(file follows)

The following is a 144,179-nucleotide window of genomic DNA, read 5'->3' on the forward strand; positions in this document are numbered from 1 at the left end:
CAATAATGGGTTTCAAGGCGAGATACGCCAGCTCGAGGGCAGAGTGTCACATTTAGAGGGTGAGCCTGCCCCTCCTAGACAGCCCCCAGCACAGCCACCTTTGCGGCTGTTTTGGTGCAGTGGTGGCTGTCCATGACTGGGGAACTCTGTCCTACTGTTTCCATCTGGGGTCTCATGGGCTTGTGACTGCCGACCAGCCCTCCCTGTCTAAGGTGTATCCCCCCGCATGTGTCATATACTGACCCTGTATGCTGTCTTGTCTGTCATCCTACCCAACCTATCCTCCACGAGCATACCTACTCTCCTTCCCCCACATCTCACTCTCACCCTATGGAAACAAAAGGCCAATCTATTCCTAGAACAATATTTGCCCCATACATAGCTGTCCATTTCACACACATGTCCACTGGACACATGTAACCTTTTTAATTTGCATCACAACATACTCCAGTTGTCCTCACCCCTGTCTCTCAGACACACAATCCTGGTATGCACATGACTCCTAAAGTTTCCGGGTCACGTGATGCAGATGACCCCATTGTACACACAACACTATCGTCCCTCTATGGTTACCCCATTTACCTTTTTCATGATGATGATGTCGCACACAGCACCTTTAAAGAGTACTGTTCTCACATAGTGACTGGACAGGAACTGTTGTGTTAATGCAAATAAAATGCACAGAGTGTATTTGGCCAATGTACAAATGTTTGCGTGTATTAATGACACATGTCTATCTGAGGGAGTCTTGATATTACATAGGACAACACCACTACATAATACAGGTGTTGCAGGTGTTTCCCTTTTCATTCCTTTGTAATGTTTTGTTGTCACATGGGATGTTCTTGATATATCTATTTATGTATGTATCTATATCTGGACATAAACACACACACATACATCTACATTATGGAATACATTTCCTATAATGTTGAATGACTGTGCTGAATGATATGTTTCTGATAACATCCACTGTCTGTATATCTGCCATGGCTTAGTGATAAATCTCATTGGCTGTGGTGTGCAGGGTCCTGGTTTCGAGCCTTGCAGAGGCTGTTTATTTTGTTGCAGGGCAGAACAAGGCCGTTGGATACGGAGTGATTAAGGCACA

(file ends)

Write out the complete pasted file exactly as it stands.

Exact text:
The following is a 144,179-nucleotide window of genomic DNA, read 5'->3' on the forward strand; positions in this document are numbered from 1 at the left end:
CAATAATGGGTTTCAAGGCGAGATACGCCAGCTCGAGGGCAGAGTGTCACATTTAGAGGGTGAGCCTGCCCCTCCTAGACAGCCCCCAGCACAGCCACCTTTGCGGCTGTTTTGGTGCAGTGGTGGCTGTCCATGACTGGGGAACTCTGTCCTACTGTTTCCATCTGGGGTCTCATGGGCTTGTGACTGCCGACCAGCCCTCCCTGTCTAAGGTGTATCCCCCCGCATGTGTCATATACTGACCCTGTATGCTGTCTTGTCTGTCATCCTACCCAACCTATCCTCCACGAGCATACCTACTCTCCTTCCCCCACATCTCACTCTCACCCTATGGAAACAAAAGGCCAATCTATTCCTAGAACAATATTTGCCCCATACATAGCTGTCCATTTCACACACATGTCCACTGGACACATGTAACCTTTTTAATTTGCATCACAACATACTCCAGTTGTCCTCACCCCTGTCTCTCAGACACACAATCCTGGTATGCACATGACTCCTAAAGTTTCCGGGTCACGTGATGCAGATGACCCCATTGTACACACAACACTATCGTCCCTCTATGGTTACCCCATTTACCTTTTTCATGATGATGATGTCGCACACAGCACCTTTAAAGAGTACTGTTCTCACATAGTGACTGGACAGGAACTGTTGTGTTAATGCAAATAAAATGCACAGAGTGTATTTGGCCAATGTACAAATGTTTGCGTGTATTAATGACACATGTCTATCTGAGGGAGTCTTGATATTACATAGGACAACACCACTACATAATACAGGTGTTGCAGGTGTTTCCCTTTTCATTCCTTTGTAATGTTTTGTTGTCACATGGGATGTTCTTGATATATCTATTTATGTATGTATCTATATCTGGACATAAACACACACACATACATCTACATTATGGAATACATTTCCTATAATGTTGAATGACTGTGCTGAATGATATGTTTCTGATAACATCCACTGTCTGTATATCTGCCATGGCTTAGTGATAAATCTCATTGGCTGTGGTGTGCAGGGTCCTGGTTTCGAGCCTTGCAGAGGCTGTTTATTTTGTTGCAGGGCAGAACAAGGCCGTTGGATACGGAGTGATTAAGGCACA